Crohn’s disease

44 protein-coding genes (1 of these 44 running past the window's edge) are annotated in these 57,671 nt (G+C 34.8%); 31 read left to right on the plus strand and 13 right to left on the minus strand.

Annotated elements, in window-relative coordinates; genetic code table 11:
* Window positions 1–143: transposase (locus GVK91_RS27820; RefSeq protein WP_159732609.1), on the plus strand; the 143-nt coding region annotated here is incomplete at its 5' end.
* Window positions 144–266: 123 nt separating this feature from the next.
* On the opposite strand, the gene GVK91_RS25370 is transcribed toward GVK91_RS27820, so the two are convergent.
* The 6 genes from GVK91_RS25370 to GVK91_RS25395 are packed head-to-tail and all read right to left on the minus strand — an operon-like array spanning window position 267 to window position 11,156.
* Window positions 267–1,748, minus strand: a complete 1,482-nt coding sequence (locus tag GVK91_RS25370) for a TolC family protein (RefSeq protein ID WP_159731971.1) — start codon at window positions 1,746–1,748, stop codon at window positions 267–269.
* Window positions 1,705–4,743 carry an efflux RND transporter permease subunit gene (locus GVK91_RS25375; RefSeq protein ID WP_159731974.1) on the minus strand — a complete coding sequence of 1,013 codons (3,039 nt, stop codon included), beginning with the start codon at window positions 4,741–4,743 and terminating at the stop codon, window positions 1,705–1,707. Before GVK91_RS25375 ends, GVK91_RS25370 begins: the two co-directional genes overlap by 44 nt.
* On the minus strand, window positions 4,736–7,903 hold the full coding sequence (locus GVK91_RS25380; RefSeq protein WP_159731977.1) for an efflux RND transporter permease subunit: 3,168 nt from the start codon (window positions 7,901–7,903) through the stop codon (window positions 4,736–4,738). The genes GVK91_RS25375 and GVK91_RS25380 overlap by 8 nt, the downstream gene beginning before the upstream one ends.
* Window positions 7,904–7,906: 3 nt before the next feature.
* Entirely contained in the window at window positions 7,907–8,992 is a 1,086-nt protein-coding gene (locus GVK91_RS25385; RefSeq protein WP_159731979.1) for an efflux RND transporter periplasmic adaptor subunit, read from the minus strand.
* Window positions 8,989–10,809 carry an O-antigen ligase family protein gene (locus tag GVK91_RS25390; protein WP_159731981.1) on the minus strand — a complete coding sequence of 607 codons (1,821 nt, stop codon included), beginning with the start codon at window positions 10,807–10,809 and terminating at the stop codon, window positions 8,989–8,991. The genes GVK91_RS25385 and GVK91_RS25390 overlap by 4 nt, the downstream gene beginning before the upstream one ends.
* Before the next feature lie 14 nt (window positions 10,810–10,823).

In Canada, 1 in 160 people will be diagnosed with Inflammatory Bowel Disease (IBD). IBD includes both Crohn’s disease and ulcerative colitis. These two diseases are chronic illnesses for which there is no known cure. Unfortunately these diseases are so common in the developed world that it is very likely you yourself or someone you know is suffering from Crohn’s disease or ulcerative colitis. To help you better understand Crohn’s disease, we’ve put together a fact and information sheet. If you’ve been recently diagnosed or know someone who has been, use this article to help you better understand Crohn’s disease. What is Crohn’s Disease? Crohn’s disease is a chronic inflammatory disorder of your digestive or gastrointestinal tract. While this inflammation can be present anywhere along the gastrointestinal tract, it most commonly affects the small intestine and/or the colon. This disease and ulcerative colitis both involve a heightened and abnormal response by the body’s immune system. Our immune system is designed to protect us from infection but with people who have IBD, the immune system behaves incorrectly. Studies have shown that the immune system responds incorrectly to normal microbes and bacteria in the intestines and identifies these as invading substances and launches an attack on these. When this happens the body reacts by sending white blood cells to the lining of the intestines and chronic inflammation is created. What are the Symptoms? Due to the nature of Crohn’s disease and because it can be present anywhere in the small intestine, colon and gastrointestinal tract - the symptoms will vary from person to person. But common symptoms include: painful cramping, bloody diarrhea, abdominal pain, nausea, vomiting, sudden weight loss, fatigue, anemia, fever, and rectal bleeding. Because Crohn’s disease is an autoimmune disease, the inflammatory response within the body can also cause severe joint pain, eye irritation, skin ulcers and liver damage. For each and every person the symptoms of Crohn’s disease will vary. Some people will be chronically ill and others will have very mild symptoms. People with Crohn’s disease will go through periods when their body is highly inflamed and they are experiencing severe symptoms (this is called a flare) and times when their body’s immune system behave correctly and they experience no symptoms at all (this is called a remission). Because the symptoms of Crohn’s disease and ulcerative colitis can be considered to be “embarrassing” it is unfortunately very common for people to not tell their doctors or family members when they are experiencing these symptoms. There is no reason to be shy about these symptoms and in fact these symptoms of bloody diarrhea, abdominal cramping, rectal bleeding, sudden weight loss, fatigue and fever should never be ignored - if you’re experiencing these symptoms - speak up and see your doctor. Who Gets Crohn’s Disease? This form of IBD does not discriminate. It affects men, women, and children. An interesting fact about Crohn’s disease and ulcerative colitis is that these diseases are only prevalent in the developed world. These are diseases that primarily affect Canadians, Americans and Europeans. As well the diseases are more common in urban areas over rural areas and northern climates. Due to the nature of Crohn’s disease it is not possible to strictly determine who will get the disease but researchers do know that IBD runs in families and that 20 to 25 percent of people with Crohn’s disease or ulcerative colitis have a close relative with the disease. If you have a brother or sister who has Crohn’s disease, your risk factor is 30 times greater than the general population. This is also a disease that is often first diagnosed in teens and young adults - it is typically first diagnosed in those between the ages of 15 and 35. How is Crohn’s Disease Diagnosed? While there is no single method to provide a diagnosis, typically a gastroenterologist will analyse a number of data points including the results from biopsies, laboratory tests, endoscopies, stool samples, and colonoscopies. All of these tests and exams allow the gastroenterologist to determine the presence and scope of the disease. One of the many challenges for people who present with Crohn’s disease symptoms is that it can take a while to receive a diagnosis because the symptoms of the disease are also common with many other conditions. How is Crohn’s Disease Treated? There is no known cure for Crohn’s disease so the treatment methodology is focused around controlling the symptoms and getting patients back to full remission. Typically patients with Crohn’s disease will take any number of drugs to calm the inflammation, reduce the risk of infection, and to allow the digestive tissue to heal. With the use of 5-ASA drugs, doctors can help to reduce the inflammatory response in the body. Corticosteroids are also used to suppress the immune system and to treat Crohn’s disease. There is also a range of other treatments including biological agents that block a protein in your body that is known to cause inflammation. Many patients also find a change in their diet, particularly when they are in a flare can help to alleviate and reduce symptoms. Again because Crohn’s disease is different for every person who has it - there is not one proven diet that will work for everyone. Some patients follow a strict low-fiber diet, others stop eating carbohydrates from grains, nuts, and other vegetables, some people switch to a vegan or vegetarian diet, while others find that following a Paleo diet alleviates symptoms. About two-thirds of patients with Crohn’s disease will need to have surgery to help control their symptoms. This happens when the medication is no longer working or to remove a fistula or intestinal obstruction. Often the diseased section of the small intestine will be removed and the two ends of the healthy intestine are connected. Because Crohn’s disease and ulcerative colitis are autoimmune diseases and associated with an inflammatory response in the body, it can be very effective for patients to reduce the level of inflammation in their bodies. This as we mentioned can be done with drugs as well as with natural remedies and supplements. Some people have found that increasing the amount of omega-3s and antioxidants they consume can help reduce the inflammation. Other people use natural supplements that have a proven detoxifying and anti-inflammation effect. Living with Crohn’s Disease It is 100% possible for people diagnosed with Crohn’s disease and ulcerative colitis to live full and complete lives. Because the disease is so common in the developed world it is very common to read of an athlete, business person, celebrity or even your neighbor who is living with and dealing with Crohn’s disease. When the symptoms of the disease are in remission, it is possible to go for long periods (years) without experiencing a flare-up. Admittedly it can be a challenge to be in a flare, it is important to know that it is possible to get relief from both Crohn’s disease and ulcerative colitis. There are a number of excellent online resources, websites, forums and support groups to help people dealing with IBD. It is important to recognize that IBD affects not only the patient but those close to the patient as well.